Doliche 2022

From 20.08.2022 to 03.10.2022, excavation work and work in the areas of restoration, documentation and processing of finds was carried out in Doliche by the General Directorate of Monuments and Museums in Turkey and the Forschungsstelle Asia Minor, Münster University.

The main aim of the 2022 campaign was to continue the investigation of the western part of the Roman city centre on field 414. This field of 7250 sqm had been acquired with funds from the University of Münster in 2020. It directly adjoins the Roman bath complex to the west, which had been researched since 2017. Based on the results of previous geophysical surveys, test trenches had been opened on the new field for the first time in 2021. They revealed remains of a monumental temple from the Roman period with a large apse in the west. The focus of the 2022 campaign was to further investigate this important building.

The entire southern side room of the apse, the corridor between the apse and the side room, and parts of the southern aisle of the cella have been exposed. In addition, the foundation trench of the outer southern colonnade was excavated.

The dimensions of the side room are 2.9 by 5.2 m. The western back wall and parts of the southern wall are carved from the bedrock. Massive ashlar blocks sit above the bedrock. The southern wall, which is the outer wall of the cella, is 2 m wide. The room is connected to the apse by a corridor, which had been blocked in a later phase of use. To the east, a door opened towards the southern aisle of the cella. The original decoration of the room is completely lost. Most importantly, the floor is missing. Today only the roughly worked bedrock is visible, which slopes down from the east to the west. In antiquity, the floor must have been much more elevated, which is indicated by the threshold between the side room and the cella, which still sits in situ. In front of the threshold, parts of a mosaic floor were uncovered in the southern side aisle of the temple. The mosaic shows geometric ornaments of black and red tesserae on a white background. The main motif is a sequence of swastika meanders and square fields filled with a flower. The geometric design is framed by a wide band of diamonds, also inscribed with blossoms.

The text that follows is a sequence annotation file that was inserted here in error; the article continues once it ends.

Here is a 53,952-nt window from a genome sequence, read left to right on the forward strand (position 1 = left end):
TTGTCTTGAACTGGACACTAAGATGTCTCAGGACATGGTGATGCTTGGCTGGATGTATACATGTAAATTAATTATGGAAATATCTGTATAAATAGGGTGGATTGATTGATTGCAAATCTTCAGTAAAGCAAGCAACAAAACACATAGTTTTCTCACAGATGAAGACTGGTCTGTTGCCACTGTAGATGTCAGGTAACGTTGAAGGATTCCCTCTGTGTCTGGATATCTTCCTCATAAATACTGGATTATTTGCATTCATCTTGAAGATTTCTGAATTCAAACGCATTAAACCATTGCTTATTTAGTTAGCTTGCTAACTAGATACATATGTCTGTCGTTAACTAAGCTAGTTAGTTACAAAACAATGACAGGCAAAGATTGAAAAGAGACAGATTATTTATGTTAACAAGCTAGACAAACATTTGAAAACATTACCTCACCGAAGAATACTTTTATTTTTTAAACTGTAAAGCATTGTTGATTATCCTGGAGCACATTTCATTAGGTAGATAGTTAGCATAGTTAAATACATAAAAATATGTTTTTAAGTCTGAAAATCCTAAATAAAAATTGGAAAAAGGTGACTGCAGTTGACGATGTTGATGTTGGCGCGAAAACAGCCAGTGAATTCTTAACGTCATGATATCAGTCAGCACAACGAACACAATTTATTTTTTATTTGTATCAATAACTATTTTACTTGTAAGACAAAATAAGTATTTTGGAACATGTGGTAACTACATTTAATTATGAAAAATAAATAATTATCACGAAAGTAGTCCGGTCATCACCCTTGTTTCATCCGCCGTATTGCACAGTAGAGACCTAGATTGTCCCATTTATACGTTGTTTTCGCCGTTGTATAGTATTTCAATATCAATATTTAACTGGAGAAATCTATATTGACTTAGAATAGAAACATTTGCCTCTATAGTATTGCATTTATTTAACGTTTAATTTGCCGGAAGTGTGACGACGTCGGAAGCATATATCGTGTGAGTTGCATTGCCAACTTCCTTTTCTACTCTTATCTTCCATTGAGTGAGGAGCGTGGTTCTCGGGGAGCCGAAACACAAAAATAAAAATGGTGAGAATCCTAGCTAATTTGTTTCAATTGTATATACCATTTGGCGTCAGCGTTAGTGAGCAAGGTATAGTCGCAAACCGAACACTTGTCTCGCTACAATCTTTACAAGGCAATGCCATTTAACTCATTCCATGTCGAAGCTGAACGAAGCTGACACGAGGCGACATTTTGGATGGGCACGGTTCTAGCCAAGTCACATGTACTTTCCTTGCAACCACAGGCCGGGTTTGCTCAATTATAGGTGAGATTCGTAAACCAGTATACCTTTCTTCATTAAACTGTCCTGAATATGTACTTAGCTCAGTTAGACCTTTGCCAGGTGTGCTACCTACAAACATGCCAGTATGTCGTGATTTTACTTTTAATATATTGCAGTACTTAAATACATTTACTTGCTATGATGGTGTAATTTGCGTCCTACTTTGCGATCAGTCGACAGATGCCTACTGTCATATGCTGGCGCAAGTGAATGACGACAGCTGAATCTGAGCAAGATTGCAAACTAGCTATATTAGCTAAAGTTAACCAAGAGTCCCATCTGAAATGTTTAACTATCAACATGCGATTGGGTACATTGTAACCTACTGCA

In the north, the mosaic ends at a foundation wall made of ashlars set in the bedrock. It marks the line of the colonnade, which separated the southern aisle from the main aisle. The original floor of the main aisle is not preserved. Since no traces of mosaics, not even the mortar bed of a mosaic can be discerned, it seems certain that the floor of the main aisle was covered by slabs of precious stones, most likely marble, which could easily be removed. The same goes for the apse, where today the roughly flattened bedrock is exposed.